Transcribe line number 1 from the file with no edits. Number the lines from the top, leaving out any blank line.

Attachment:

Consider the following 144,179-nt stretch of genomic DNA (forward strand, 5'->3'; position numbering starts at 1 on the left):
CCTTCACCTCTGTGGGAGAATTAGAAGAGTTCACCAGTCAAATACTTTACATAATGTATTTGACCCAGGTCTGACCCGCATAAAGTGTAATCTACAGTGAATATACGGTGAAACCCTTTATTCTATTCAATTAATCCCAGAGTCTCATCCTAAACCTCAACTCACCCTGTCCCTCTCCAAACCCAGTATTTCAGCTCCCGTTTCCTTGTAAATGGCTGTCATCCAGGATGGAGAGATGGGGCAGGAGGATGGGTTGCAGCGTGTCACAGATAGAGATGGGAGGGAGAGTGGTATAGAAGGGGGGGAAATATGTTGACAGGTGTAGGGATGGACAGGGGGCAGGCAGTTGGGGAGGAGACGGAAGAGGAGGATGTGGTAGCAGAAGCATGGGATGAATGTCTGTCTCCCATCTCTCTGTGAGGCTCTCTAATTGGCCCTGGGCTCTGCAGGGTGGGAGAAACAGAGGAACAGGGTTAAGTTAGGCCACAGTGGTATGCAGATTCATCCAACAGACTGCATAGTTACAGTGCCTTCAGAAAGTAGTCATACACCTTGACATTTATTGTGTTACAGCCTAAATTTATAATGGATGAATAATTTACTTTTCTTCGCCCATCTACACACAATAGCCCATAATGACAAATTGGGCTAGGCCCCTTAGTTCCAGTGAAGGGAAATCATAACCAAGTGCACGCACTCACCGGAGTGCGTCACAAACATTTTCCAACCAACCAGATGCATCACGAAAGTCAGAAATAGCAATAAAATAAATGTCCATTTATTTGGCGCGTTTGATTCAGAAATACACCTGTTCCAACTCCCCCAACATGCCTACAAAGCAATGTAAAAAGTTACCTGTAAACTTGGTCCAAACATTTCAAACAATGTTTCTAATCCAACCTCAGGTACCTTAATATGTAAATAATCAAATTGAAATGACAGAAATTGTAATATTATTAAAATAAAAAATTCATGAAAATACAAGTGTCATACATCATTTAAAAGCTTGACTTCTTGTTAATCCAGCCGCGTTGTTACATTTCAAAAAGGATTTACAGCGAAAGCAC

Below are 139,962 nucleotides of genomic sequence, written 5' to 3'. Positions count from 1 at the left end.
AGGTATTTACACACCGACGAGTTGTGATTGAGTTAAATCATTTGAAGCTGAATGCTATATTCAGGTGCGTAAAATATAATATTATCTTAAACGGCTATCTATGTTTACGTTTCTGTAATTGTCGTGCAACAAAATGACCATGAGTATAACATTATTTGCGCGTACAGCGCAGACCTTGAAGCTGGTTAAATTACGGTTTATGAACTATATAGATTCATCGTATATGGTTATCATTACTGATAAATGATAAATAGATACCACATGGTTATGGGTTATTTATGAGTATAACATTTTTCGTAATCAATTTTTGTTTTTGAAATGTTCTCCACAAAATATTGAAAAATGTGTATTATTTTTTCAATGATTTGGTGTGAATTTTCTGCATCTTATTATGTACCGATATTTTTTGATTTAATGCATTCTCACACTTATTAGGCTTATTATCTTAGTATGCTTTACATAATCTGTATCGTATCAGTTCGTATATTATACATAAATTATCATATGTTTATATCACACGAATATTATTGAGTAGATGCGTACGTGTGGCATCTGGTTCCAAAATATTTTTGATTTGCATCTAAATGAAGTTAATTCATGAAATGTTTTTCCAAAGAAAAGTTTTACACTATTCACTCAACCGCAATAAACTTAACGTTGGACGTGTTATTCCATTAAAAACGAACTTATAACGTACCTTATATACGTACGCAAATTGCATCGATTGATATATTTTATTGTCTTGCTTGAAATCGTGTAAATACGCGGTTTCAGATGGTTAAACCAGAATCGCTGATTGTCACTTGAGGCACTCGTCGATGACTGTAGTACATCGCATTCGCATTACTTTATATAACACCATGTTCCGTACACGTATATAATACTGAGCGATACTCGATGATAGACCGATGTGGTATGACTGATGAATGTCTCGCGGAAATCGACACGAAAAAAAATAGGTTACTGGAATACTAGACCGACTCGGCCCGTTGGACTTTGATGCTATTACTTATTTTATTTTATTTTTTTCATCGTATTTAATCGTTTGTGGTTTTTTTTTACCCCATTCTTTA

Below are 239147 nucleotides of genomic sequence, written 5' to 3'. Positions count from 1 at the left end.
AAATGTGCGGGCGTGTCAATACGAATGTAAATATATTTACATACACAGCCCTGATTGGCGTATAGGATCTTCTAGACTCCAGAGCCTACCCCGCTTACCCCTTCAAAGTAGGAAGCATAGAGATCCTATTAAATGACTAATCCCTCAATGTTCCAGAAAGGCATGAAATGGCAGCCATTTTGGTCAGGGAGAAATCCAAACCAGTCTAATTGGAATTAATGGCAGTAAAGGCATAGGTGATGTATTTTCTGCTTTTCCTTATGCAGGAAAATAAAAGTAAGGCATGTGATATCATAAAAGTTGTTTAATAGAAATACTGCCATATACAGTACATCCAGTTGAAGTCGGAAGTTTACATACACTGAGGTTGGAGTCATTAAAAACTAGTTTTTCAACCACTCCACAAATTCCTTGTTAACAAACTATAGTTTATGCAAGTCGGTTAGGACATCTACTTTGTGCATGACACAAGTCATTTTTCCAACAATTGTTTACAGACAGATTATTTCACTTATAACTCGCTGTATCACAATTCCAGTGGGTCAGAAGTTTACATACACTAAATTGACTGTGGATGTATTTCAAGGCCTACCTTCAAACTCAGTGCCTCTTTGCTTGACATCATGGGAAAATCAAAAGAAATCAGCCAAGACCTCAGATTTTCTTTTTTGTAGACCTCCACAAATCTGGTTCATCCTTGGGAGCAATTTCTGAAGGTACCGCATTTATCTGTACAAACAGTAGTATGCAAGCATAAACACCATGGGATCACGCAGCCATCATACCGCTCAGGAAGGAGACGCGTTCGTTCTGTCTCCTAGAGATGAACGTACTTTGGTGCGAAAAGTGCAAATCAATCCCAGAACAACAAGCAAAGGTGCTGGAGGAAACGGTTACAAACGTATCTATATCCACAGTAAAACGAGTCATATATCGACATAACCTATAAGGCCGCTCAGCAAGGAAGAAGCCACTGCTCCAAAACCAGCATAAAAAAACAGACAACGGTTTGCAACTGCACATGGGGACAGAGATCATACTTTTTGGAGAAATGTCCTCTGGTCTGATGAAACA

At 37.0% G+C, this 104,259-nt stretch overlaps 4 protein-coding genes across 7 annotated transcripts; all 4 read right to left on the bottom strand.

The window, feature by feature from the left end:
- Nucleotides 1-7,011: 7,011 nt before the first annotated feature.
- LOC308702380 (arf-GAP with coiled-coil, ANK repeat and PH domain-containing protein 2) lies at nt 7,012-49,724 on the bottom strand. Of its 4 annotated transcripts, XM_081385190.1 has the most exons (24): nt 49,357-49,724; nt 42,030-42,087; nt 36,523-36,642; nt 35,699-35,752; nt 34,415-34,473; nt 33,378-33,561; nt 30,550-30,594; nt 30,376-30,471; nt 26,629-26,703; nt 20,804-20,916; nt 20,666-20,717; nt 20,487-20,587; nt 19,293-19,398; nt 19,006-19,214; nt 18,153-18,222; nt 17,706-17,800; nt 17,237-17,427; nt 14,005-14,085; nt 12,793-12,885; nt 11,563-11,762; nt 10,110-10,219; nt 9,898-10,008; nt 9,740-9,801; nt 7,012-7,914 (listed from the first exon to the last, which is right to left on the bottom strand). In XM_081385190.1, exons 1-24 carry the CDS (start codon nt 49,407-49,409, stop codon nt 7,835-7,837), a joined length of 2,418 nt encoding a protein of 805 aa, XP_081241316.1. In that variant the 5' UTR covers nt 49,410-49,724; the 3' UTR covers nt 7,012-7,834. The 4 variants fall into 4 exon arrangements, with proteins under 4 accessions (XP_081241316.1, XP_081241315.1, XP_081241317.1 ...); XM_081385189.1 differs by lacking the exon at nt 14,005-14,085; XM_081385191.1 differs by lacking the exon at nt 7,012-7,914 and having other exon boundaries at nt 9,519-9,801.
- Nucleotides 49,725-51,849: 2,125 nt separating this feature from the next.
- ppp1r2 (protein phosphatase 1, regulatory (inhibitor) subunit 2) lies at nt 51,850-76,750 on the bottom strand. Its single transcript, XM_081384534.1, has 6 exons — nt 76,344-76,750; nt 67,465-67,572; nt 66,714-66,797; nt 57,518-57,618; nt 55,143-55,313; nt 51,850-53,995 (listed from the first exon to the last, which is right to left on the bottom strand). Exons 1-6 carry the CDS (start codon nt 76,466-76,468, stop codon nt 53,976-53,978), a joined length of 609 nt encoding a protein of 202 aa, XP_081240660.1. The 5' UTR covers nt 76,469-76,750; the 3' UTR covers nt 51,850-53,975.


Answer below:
Consider the following 144,179-nt stretch of genomic DNA (forward strand, 5'->3'; position numbering starts at 1 on the left):